Mother nature has turned down the thermostats.
So that means in this climate we have to turn ours up, light that wood or pellet stove, or use or propane fireplaces to ensure warmth and comfort in our homes.
The St. John’s Regional Fire Department (SJRFD) is cautioning residents about making sure you have those items serviced to ensure safe operation this winter season.
“Heating equipment is one of the leading causes of home fires during the winter months,” Capt. Mike Maher, SJRFD fire prevention officer said in a news release Monday. “We need to remind citizens of safety tips to help ensure that these devices are used in a safe and efficient manner,’’ he added.
Included in this safety message is for everyone to install and maintain smoke alarms in their home, including changing batteries in each of those installed in key areas of your home such as bedrooms.
“For the best protection, interconnect the alarms. When one sounds, they all sound,” Maher said.
In addition he suggested everyone should test the smoke alarms and carbon monoxide alarms on a monthly basis.
To ensure complete safety, additional tips include:
• Have a qualified professional install stoves, chimney connectors, and chimneys.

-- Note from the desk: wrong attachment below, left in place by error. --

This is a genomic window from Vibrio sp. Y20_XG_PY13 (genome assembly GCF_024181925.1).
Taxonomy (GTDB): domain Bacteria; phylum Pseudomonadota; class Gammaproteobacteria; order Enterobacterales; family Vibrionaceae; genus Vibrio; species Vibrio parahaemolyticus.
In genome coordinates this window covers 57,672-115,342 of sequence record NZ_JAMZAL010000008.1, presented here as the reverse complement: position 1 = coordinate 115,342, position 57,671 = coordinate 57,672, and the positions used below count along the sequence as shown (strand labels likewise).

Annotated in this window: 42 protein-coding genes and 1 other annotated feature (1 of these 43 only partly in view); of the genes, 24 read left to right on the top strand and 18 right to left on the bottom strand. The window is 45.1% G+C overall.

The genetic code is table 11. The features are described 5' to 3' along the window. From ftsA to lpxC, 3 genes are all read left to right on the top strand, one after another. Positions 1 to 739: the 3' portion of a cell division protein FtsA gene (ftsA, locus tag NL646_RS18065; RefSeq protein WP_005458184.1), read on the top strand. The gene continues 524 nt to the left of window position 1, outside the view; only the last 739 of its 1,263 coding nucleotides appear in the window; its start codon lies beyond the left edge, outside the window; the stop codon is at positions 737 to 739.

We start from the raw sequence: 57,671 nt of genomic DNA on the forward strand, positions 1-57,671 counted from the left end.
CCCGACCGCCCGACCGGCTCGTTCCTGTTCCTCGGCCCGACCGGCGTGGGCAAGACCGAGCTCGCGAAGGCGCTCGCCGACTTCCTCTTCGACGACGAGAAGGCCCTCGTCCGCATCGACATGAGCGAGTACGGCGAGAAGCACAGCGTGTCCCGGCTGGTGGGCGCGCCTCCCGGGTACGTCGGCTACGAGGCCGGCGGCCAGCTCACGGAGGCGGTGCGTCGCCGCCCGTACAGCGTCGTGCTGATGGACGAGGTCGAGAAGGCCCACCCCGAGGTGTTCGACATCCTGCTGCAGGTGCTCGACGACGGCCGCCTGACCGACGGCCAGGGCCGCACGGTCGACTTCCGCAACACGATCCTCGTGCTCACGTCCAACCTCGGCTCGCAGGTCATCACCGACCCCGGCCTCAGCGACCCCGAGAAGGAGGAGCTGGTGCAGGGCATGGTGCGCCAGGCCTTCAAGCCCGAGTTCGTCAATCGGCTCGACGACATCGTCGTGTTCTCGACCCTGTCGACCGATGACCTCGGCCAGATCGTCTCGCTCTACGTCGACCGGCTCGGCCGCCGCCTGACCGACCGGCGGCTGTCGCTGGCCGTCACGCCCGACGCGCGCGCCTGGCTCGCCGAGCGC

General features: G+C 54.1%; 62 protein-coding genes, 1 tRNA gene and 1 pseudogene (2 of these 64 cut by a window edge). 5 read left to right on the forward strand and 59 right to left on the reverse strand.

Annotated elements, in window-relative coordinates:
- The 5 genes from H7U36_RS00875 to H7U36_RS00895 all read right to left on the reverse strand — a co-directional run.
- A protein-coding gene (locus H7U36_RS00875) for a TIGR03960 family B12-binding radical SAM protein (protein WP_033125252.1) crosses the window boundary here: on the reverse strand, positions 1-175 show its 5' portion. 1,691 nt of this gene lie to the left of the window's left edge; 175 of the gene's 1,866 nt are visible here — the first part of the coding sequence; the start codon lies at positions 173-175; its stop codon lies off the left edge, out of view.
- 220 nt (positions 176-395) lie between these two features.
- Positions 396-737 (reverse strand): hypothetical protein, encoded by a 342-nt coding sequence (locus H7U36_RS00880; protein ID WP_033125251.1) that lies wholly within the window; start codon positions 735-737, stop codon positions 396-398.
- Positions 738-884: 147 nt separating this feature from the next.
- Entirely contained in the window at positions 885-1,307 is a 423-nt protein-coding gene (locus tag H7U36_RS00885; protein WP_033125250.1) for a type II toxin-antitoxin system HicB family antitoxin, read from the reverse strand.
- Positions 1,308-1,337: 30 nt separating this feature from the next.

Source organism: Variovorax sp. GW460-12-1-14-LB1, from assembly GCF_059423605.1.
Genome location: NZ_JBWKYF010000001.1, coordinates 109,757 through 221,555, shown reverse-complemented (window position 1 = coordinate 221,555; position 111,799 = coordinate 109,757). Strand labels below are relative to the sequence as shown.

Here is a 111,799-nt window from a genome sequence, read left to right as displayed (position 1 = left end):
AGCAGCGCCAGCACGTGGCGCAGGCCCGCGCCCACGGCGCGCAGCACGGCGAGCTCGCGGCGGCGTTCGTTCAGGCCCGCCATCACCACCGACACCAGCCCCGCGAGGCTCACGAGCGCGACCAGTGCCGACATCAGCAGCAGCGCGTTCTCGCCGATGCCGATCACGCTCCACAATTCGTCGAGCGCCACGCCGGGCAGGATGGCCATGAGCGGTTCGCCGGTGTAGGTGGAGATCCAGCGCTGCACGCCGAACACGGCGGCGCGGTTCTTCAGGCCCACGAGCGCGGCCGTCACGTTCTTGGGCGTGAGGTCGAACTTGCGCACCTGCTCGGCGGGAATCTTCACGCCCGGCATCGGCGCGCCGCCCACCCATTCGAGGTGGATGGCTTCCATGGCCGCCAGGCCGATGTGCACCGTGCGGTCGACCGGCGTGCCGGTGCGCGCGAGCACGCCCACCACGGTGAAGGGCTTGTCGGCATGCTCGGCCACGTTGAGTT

• Stoves should be listed by a qualified testing laboratory.
• In wood stoves, burn only dry, seasoned wood. In pellet stoves, burn only dry, seasoned wood pellets.
• Have your chimney and stove inspected and cleaned by a certified chimney sweep every fall just before the heating season.
• Clean the inside of your stove periodically using a wire brush.
• Allow ashes to cool before disposing of them. Place ashes in a covered metal container. Keep the container at least 10 feet away from the home and other buildings.
• Keep a close eye on children whenever a wood or pellet stove is being used. Remind them to stay at least 3 feet away from the stove.
• Stoves need space. Keep anything that can burn at least 3 feet away from the stove.
• Install and maintain carbon monoxide alarms (CO) outside each sleeping area and on every level of the home. For the best protection, interconnect the CO alarms. When one sounds, they all sound.